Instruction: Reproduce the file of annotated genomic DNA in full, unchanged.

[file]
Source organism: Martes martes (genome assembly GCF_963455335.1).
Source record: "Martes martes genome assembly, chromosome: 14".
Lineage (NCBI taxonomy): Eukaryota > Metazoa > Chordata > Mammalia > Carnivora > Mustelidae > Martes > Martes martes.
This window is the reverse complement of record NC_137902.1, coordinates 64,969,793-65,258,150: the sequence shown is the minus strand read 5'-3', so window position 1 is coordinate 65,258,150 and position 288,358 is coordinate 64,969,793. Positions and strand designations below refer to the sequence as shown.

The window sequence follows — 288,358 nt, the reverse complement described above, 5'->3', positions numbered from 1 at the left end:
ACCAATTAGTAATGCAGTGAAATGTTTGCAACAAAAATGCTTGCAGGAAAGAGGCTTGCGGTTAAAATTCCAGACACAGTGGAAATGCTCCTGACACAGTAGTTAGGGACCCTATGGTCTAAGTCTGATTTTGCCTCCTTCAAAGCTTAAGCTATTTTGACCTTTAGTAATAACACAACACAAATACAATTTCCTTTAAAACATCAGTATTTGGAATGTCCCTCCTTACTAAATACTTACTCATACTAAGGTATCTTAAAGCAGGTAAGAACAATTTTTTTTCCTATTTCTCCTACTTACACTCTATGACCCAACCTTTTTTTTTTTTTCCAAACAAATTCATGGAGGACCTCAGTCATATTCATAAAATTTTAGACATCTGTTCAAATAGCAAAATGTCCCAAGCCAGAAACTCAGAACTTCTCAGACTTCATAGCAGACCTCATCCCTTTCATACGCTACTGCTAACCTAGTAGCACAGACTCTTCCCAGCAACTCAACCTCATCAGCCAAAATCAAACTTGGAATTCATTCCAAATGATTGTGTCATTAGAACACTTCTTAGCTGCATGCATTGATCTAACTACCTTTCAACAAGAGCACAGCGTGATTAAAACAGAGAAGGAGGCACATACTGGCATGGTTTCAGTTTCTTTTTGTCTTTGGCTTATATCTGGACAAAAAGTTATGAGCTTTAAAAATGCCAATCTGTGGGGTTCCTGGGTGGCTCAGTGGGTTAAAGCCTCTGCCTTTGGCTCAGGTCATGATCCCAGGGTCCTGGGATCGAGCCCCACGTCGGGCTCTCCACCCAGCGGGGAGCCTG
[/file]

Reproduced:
Source organism: Martes martes (genome assembly GCF_963455335.1).
Source record: "Martes martes genome assembly, chromosome: 14".
Lineage (NCBI taxonomy): Eukaryota > Metazoa > Chordata > Mammalia > Carnivora > Mustelidae > Martes > Martes martes.
This window is the reverse complement of record NC_137902.1, coordinates 64,969,793-65,258,150: the sequence shown is the minus strand read 5'-3', so window position 1 is coordinate 65,258,150 and position 288,358 is coordinate 64,969,793. Positions and strand designations below refer to the sequence as shown.

The window sequence follows — 288,358 nt, the reverse complement described above, 5'->3', positions numbered from 1 at the left end:
ACCAATTAGTAATGCAGTGAAATGTTTGCAACAAAAATGCTTGCAGGAAAGAGGCTTGCGGTTAAAATTCCAGACACAGTGGAAATGCTCCTGACACAGTAGTTAGGGACCCTATGGTCTAAGTCTGATTTTGCCTCCTTCAAAGCTTAAGCTATTTTGACCTTTAGTAATAACACAACACAAATACAATTTCCTTTAAAACATCAGTATTTGGAATGTCCCTCCTTACTAAATACTTACTCATACTAAGGTATCTTAAAGCAGGTAAGAACAATTTTTTTTCCTATTTCTCCTACTTACACTCTATGACCCAACCTTTTTTTTTTTTTCCAAACAAATTCATGGAGGACCTCAGTCATATTCATAAAATTTTAGACATCTGTTCAAATAGCAAAATGTCCCAAGCCAGAAACTCAGAACTTCTCAGACTTCATAGCAGACCTCATCCCTTTCATACGCTACTGCTAACCTAGTAGCACAGACTCTTCCCAGCAACTCAACCTCATCAGCCAAAATCAAACTTGGAATTCATTCCAAATGATTGTGTCATTAGAACACTTCTTAGCTGCATGCATTGATCTAACTACCTTTCAACAAGAGCACAGCGTGATTAAAACAGAGAAGGAGGCACATACTGGCATGGTTTCAGTTTCTTTTTGTCTTTGGCTTATATCTGGACAAAAAGTTATGAGCTTTAAAAATGCCAATCTGTGGGGTTCCTGGGTGGCTCAGTGGGTTAAAGCCTCTGCCTTTGGCTCAGGTCATGATCCCAGGGTCCTGGGATCGAGCCCCACGTCGGGCTCTCCACCCAGCGGGGAGCCTG